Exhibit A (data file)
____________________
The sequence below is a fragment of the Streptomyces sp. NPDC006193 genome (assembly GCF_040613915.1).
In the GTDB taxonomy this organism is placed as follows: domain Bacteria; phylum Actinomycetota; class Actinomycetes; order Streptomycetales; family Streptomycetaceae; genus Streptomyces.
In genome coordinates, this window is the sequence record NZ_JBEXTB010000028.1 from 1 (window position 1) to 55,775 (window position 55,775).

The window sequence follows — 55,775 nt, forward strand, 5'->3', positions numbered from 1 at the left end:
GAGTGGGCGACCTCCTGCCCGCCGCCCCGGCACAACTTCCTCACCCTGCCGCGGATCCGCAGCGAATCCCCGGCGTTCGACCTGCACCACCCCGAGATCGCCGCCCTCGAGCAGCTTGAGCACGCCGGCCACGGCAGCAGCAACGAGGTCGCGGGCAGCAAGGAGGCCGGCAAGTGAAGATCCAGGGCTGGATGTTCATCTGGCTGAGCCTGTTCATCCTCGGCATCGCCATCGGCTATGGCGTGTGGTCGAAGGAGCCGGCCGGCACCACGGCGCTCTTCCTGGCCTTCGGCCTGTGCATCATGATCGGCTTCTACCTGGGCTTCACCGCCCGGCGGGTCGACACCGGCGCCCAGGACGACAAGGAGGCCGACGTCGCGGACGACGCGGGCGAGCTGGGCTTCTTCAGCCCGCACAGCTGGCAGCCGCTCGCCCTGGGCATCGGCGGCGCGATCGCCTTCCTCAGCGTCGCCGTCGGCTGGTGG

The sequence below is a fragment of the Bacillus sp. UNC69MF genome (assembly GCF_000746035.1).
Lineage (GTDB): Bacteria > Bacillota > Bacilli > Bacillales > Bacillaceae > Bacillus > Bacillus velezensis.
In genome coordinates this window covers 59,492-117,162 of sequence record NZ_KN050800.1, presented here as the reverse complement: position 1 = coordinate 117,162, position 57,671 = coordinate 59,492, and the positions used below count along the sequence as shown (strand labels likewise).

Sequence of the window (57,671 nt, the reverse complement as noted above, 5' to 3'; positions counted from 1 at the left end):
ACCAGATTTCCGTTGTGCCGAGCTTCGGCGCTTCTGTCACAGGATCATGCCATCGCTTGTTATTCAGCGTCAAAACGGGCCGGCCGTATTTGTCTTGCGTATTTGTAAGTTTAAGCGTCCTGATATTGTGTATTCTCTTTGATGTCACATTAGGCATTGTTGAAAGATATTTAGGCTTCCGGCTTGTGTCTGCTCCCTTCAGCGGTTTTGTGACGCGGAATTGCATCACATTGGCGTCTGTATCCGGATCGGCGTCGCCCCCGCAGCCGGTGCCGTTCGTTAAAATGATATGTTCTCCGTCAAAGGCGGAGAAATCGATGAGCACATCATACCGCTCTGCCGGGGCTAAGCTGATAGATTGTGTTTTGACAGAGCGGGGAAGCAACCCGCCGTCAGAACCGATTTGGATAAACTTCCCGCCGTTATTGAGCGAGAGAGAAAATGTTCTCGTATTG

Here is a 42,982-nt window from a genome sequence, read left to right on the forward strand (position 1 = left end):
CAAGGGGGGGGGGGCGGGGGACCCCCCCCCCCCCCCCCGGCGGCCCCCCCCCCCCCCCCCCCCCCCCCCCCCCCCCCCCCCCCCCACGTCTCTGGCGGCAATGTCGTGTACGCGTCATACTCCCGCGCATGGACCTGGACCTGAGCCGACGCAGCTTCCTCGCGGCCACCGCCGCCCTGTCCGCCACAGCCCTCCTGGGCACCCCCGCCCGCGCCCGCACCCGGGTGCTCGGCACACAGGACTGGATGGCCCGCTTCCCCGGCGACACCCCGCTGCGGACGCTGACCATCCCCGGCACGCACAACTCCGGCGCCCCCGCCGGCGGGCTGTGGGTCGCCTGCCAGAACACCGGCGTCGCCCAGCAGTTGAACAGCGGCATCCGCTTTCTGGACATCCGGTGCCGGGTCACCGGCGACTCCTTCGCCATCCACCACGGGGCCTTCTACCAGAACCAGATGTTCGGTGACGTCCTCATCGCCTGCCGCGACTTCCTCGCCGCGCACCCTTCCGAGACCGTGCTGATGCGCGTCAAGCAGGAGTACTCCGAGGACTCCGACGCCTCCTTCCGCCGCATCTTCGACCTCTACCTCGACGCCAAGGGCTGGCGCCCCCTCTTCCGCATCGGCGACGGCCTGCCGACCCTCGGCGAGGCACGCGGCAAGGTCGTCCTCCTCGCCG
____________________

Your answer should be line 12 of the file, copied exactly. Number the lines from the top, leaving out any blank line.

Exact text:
CAAGGGGGGGGGGGCGGGGGACCCCCCCCCCCCCCCCCGGCGGCCCCCCCCCCCCCCCCCCCCCCCCCCCCCCCCCCCCCCCCCCACGTCTCTGGCGGCAATGTCGTGTACGCGTCATACTCCCGCGCATGGACCTGGACCTGAGCCGACGCAGCTTCCTCGCGGCCACCGCCGCCCTGTCCGCCACAGCCCTCCTGGGCACCCCCGCCCGCGCCCGCACCCGGGTGCTCGGCACACAGGACTGGATGGCCCGCTTCCCCGGCGACACCCCGCTGCGGACGCTGACCATCCCCGGCACGCACAACTCCGGCGCCCCCGCCGGCGGGCTGTGGGTCGCCTGCCAGAACACCGGCGTCGCCCAGCAGTTGAACAGCGGCATCCGCTTTCTGGACATCCGGTGCCGGGTCACCGGCGACTCCTTCGCCATCCACCACGGGGCCTTCTACCAGAACCAGATGTTCGGTGACGTCCTCATCGCCTGCCGCGACTTCCTCGCCGCGCACCCTTCCGAGACCGTGCTGATGCGCGTCAAGCAGGAGTACTCCGAGGACTCCGACGCCTCCTTCCGCCGCATCTTCGACCTCTACCTCGACGCCAAGGGCTGGCGCCCCCTCTTCCGCATCGGCGACGGCCTGCCGACCCTCGGCGAGGCACGCGGCAAGGTCGTCCTCCTCGCCG